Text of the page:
Malware purveyors keep looking for the next thing to convince you to click on download/”Look at this!” type of links. Sunday night’s announcement of Osama Bin Laden’s (I don’t really care if I spell that name right–the terrorist doesn’t deserve for it to be spelled correctly) death and the subsequent details coupled with America’s thirst for blood and gore mean that the pickings are ripe for malware purveyors.

So Facebook users…you’re up first. You are a prime target because most of you are not all that computer saavy and most click on anything that looks tantalizing…afterall if it looks salacious it must be awesome, right? And also if no one knows I clicked on the gory details link, what’s the worst that can happen? After all, there is that big “X” in the upper right hand corner of my browser right?

The FBI knew this was going to happen and issued a press release to the American public warning people about such links:

“The FBI today warns computer users to exercise caution when they receive e-mails that purport to
show photos or videos of Usama bin Laden’s recent death. This content could be a virus that could
damage your computer. This malicious software, or ‘malware’, can embed itself in computers and
spread to users’ contact lists, thereby infecting the systems of associates, friends, and family members.
These viruses are often programmed to steal your personally identifiable information.”

So what does this mean to you, the common user? It’s simple. Until the Obama administration announces it has released photographs and/or videos, there are no such things. You should pay full attention to the FBI’s warning. Click on nothing that you do not know. Click on only those things you were expecting and from trusted sources after using your anti-virus/anti-malware to the fullest.

Finally…if you do accidentally stumble into one of these traps…follow the regular steps to remove malware viruses from your computer. If you don’t know what these are, then you should be extra careful about the things you click on.

The Epsilon Breach Just Keeps Getting Worse

When it first happened, media from CNN, Fox, Time, NY Times, Washington Times, and other popularity driven news organizations did the lazy thing and reported the press release that Epsilon and those companies who turned over your personal information to Epsilon wrote to give the information they wanted you to think was true.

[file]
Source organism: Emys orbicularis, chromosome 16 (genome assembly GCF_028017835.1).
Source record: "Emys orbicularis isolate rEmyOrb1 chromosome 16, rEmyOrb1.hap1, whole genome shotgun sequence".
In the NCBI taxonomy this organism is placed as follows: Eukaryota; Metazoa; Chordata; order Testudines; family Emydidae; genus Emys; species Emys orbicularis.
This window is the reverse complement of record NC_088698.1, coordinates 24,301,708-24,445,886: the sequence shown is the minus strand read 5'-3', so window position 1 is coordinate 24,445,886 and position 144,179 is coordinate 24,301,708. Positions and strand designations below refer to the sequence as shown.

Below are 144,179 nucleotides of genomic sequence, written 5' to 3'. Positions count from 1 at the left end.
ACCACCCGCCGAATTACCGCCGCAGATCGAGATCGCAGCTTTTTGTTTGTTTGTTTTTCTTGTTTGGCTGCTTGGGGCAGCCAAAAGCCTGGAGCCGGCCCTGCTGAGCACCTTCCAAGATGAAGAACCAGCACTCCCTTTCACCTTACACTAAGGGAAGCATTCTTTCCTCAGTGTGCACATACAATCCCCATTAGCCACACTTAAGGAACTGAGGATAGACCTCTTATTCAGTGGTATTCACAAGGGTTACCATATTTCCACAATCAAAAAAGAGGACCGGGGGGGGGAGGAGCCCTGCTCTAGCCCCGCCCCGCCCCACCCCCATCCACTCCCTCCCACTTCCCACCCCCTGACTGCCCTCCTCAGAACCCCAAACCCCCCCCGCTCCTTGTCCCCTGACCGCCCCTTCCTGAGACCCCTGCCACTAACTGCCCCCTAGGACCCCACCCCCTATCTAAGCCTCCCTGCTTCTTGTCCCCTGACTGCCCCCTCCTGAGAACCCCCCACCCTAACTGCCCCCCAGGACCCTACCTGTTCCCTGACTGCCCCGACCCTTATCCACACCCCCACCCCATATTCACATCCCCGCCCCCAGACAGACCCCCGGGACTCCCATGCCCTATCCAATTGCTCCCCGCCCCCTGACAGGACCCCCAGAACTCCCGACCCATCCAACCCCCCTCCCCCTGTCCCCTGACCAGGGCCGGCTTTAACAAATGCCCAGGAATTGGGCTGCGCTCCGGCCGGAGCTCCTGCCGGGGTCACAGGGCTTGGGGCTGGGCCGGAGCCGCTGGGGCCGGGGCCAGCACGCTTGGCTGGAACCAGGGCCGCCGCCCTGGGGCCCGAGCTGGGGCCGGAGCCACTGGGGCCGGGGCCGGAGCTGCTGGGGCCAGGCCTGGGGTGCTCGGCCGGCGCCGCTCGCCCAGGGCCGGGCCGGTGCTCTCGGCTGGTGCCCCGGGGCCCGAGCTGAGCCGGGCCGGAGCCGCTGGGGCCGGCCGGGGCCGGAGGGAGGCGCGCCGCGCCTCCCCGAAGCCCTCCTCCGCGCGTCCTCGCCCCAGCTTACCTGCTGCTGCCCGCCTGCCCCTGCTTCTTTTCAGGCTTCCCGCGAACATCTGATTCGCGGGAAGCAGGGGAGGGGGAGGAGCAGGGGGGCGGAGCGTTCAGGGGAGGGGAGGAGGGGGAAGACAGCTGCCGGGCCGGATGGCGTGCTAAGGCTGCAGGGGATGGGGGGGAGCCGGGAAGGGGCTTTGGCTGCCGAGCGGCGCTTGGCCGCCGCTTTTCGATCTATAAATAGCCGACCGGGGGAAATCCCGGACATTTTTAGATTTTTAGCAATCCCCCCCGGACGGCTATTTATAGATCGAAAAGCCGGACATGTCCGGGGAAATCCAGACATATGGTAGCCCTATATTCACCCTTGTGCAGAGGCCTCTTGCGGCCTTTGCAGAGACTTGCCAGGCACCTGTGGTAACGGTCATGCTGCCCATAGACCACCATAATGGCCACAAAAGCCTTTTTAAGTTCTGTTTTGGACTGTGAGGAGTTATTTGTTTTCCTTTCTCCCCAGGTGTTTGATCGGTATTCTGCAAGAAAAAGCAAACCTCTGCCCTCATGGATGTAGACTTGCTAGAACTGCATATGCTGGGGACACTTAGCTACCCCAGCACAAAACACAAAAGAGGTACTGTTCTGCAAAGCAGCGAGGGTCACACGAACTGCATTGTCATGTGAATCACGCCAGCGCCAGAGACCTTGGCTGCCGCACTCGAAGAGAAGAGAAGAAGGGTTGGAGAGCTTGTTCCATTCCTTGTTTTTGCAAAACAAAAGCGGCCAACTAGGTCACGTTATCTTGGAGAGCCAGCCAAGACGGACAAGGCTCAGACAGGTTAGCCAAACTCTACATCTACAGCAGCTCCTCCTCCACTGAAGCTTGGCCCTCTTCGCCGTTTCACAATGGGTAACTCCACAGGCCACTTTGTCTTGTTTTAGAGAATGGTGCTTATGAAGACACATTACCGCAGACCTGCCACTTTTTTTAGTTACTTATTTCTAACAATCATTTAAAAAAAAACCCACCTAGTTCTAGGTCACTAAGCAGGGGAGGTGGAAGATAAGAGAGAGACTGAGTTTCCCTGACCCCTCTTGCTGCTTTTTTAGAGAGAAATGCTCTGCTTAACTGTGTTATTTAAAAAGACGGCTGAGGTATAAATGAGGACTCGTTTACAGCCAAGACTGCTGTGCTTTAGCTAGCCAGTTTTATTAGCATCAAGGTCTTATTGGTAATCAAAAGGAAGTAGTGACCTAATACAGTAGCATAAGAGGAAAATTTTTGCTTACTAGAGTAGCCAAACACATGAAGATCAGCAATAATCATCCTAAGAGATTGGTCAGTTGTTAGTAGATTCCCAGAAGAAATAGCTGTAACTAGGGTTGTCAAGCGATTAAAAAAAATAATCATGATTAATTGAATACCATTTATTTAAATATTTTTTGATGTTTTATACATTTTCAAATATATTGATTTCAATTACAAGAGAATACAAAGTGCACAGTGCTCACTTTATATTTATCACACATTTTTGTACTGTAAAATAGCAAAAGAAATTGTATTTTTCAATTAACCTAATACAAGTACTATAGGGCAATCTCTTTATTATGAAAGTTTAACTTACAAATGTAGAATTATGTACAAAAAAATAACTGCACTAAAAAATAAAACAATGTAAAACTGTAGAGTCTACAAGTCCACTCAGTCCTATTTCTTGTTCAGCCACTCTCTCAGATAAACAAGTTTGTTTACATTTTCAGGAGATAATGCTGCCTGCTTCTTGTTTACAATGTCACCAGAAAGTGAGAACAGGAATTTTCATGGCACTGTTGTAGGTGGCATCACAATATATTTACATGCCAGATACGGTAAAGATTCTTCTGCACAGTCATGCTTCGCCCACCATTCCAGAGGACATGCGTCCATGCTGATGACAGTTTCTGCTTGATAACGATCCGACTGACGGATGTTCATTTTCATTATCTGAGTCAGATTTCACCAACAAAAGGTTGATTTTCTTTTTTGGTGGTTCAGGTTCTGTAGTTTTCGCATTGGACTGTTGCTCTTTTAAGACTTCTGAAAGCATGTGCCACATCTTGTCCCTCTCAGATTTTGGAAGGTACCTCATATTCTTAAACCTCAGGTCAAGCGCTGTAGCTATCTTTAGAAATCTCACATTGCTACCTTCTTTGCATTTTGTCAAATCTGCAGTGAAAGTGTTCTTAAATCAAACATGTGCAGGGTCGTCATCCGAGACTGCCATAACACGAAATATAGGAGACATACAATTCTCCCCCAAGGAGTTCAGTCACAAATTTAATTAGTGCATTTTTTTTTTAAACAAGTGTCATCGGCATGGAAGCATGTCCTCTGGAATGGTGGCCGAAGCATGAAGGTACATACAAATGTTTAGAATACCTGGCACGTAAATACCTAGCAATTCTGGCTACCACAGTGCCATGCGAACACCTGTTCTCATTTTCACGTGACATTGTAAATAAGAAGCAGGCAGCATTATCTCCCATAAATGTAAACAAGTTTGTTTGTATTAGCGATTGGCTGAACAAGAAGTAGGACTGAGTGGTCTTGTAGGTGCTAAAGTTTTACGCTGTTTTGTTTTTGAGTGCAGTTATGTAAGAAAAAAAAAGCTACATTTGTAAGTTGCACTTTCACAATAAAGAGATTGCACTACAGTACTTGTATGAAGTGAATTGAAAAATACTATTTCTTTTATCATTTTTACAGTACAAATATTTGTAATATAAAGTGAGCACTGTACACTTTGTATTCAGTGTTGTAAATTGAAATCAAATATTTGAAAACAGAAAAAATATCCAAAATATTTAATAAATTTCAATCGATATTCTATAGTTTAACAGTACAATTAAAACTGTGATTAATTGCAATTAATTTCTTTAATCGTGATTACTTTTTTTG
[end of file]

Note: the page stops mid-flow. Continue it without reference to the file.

Epsilon Breach Press release

But the information contained in that release, like most press releases, is misleading at best and downright false at worst.

Here’s why…spam and spear phishing are the least of your worries in a breach of this kind. Coupled with other information email addresses, usernames, and companies you deal with can tell a lot about you and give identity thieves and identity sellers, loads of personal information to gain access into your life.

Not to mention that the folks who stole this information want you to turn over your computer to them. While they don’t want the electric bill from running it, they do want to use its CPU cycles, ram, and hard drive space to rent out to spammers, malware providers, adware servers, adult oriented material, child pornography, and let’s not forget about general mischief.

So how do you protect your from all of this sad activity?

1) Never click on links in incoming emails.
2) Use a good anti-virus/anti-malware/firewall.
3) Use common sense. Do not load photos/images just because a friend, an acquaintance, or someone else you may know sent them to you. Using steganography, a user can load javascript loaders, into the cutesie images that are sent to you and those can be used to begin delivery of malware, spyware, or other stuff you just don’t want on your system.
4) Stop sending emails that are meant to be forwarded. These give hackers an idea about which users are more susceptible to attack than others.

Finally–the reason why spam and malware continue to spread is because people are allowing the tools that come with their PC’s to expire, or just think a sofware firewall is sufficient. And let’s not forget the profit margin. Sending spam is quite profitable and people keep opening it, reading it, and responding to it.